STAGE REVIEW: Kunene and the King - at the Swan Theatre, Stratford-upon-Avon, until Tuesday, April 23, 2019.

THIS is a celebration by the Swan, or rather the RSC, to mark the 25 years since the ending of apartheid in South Africa and 250 years of the Shakespeare industry.

And what a scintillating commemoration it is thanks to John Kani’s exquisitely written new play which threads together the Rainbow Nation’s problems of the past, and now, in a moving and often amusing way.

Kunene and the King quickly becomes clear - as Lunga Kunene (played by Kani himself) is a retired nursing sister, now a carer, sent to the home of one of the country’s leading thespians, Jack Morris (Antony Sher) who desperately wants to play King Lear for one last time before he faces his final curtain.

Morris’ liver has been shot to pieces by copious amounts of gin!

Since South Africa’s first post-apartheid democratic elections a quarter of a century ago, we witness these two men from contrasting walks of life being thrust together through circumstances and begrudgingly coming to like each other as they reflect on the changes they have seen - and the progress on promises, if any.

Written by the South African actor, activist and playwright Kani, featuring here together with fellow South Africans Sher, and director Janice Honeyman, this play is in every essence a most important world premiere in which Kani’s words brilliantly and beautifully capture and portray the complex divides of race, class and politics in a remarkable way.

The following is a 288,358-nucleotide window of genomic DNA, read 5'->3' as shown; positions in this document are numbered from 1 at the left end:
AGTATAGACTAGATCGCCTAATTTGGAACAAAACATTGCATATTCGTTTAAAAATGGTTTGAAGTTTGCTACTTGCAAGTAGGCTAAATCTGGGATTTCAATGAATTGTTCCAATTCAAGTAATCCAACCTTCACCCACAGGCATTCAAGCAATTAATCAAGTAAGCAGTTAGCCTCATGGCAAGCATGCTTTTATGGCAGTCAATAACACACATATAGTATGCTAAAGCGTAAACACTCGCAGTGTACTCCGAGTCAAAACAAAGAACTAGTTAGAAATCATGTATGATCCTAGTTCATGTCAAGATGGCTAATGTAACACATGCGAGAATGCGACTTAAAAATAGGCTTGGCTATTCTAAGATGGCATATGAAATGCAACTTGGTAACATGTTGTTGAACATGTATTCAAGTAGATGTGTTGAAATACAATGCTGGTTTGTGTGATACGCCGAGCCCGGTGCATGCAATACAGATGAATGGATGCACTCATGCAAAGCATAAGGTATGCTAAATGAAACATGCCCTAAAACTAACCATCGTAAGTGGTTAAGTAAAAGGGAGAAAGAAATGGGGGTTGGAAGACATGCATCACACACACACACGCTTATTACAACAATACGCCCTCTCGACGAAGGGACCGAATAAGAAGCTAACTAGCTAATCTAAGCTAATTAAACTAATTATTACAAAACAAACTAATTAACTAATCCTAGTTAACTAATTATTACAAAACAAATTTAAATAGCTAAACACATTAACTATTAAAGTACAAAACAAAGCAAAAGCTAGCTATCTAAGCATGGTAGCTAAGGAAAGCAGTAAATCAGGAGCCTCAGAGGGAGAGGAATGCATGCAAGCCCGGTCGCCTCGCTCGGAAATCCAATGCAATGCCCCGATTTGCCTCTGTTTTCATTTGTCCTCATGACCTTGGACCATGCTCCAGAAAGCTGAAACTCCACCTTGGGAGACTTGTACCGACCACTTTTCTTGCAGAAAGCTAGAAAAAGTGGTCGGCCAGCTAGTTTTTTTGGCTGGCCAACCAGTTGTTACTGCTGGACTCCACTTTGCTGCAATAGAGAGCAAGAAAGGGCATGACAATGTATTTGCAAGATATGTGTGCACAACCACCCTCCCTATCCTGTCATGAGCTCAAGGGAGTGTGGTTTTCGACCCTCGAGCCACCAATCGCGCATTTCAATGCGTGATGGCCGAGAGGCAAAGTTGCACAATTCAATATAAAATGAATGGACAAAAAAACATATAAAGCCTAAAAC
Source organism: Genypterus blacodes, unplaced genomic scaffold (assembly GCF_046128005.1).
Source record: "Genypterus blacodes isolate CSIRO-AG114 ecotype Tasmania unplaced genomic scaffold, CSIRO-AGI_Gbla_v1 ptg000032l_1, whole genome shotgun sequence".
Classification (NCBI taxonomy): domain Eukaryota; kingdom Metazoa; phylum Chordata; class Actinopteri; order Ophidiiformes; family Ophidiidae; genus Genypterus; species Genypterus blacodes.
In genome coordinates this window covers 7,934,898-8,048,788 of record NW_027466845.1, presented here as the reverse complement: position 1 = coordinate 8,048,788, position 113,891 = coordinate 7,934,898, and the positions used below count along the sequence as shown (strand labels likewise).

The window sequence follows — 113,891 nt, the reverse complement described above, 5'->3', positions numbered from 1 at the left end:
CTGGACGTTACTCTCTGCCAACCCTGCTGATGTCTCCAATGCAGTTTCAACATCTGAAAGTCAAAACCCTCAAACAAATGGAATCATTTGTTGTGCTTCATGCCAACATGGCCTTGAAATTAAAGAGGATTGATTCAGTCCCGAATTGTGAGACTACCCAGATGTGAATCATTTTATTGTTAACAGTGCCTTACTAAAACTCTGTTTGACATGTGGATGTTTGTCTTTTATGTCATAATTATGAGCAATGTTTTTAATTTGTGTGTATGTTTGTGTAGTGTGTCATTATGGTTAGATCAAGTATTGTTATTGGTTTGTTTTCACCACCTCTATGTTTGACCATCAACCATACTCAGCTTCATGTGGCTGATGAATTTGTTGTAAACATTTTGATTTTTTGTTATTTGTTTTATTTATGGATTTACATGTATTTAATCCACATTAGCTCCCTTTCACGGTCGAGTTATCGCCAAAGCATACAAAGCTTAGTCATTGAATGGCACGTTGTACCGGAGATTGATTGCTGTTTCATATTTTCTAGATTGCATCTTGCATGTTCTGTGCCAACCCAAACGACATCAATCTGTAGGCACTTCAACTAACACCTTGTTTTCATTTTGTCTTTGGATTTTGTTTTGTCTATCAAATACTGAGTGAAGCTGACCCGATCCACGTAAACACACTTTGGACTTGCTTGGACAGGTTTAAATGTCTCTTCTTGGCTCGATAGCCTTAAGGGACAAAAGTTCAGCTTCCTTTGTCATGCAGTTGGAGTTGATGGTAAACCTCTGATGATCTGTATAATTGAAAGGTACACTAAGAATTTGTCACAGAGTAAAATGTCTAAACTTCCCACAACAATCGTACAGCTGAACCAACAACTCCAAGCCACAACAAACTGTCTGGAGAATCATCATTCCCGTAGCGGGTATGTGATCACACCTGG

It’s brilliant, it’s beautiful, and times too when it is brutal and without doubt it is also totally captivating with two actors at the very top of their powers and with such stage presence they keep their audience totally enthralled.

Kunene is caring and compassionate, but prepared if provoked to erupt like Vesuvius, while Morris is utterly cantankerous with parts of him still hankering for the old days.

Through their meeting we have a nation’s story told in a compelling one hour and 45 minutes where there is confrontation between the two because of their polarising points of view on South Africa’s past and present.

Old grudges and blame are in both their original mindsets, but through their love of Shakespeare an uneasy friendship is steadily forged.

There are accusations from each about ‘your people’, the blood-letting, crime and corruption, and how many of the black population are still living in poverty as they wait for their ‘bright new future’.

Their divisions diminish through the love and the unifying power of William Shakespeare as Morris attempts to learn his lines for Lear and Kani relates his own experiences as Kunene reminisces about his school days and his delight when he and fellow pupils were allowed to explore and enact Julius Caesar, famously translated into Xhosa by WB Mdledle.

Kani, who was the first black South African to play Othello, refers in the programme notes to this first real introduction to the Bard in 1959. He says it was as if ‘the revolution of knowledge had come into our lives’.

As well as Shakespeare the two have something else in common as they are estranged from their children - but one lives in Soweto, the other in a large house in a leafy suburb of Johannesburg.

The two men provide memorable performances in this co-production by the RSC and Cape Town’s Fugard Theatre.

Kani’s Kunene is dignified and magnanimous, Sher in an oversized and dirty cardigan and shuffling here and there in his slippers, captures a man running short on time but still with the spirit for a sneaky swig from numerous bottles hidden in his living room.

Foes at first, then unlikely friends, the two characters bring matters fully to life so powerfully.

Sher and Kani, in their respective roles, are formidable actors who even summon up enough power between them to match a severe storm which marks a dramatic turn in events.

It’s a gripping and fitting tribute to the 25th anniversary of the ending of apartheid, but what a shame it runs only until late April.

It should have a much longer run to enable as many people as possible to enjoy such a special theatrical offering.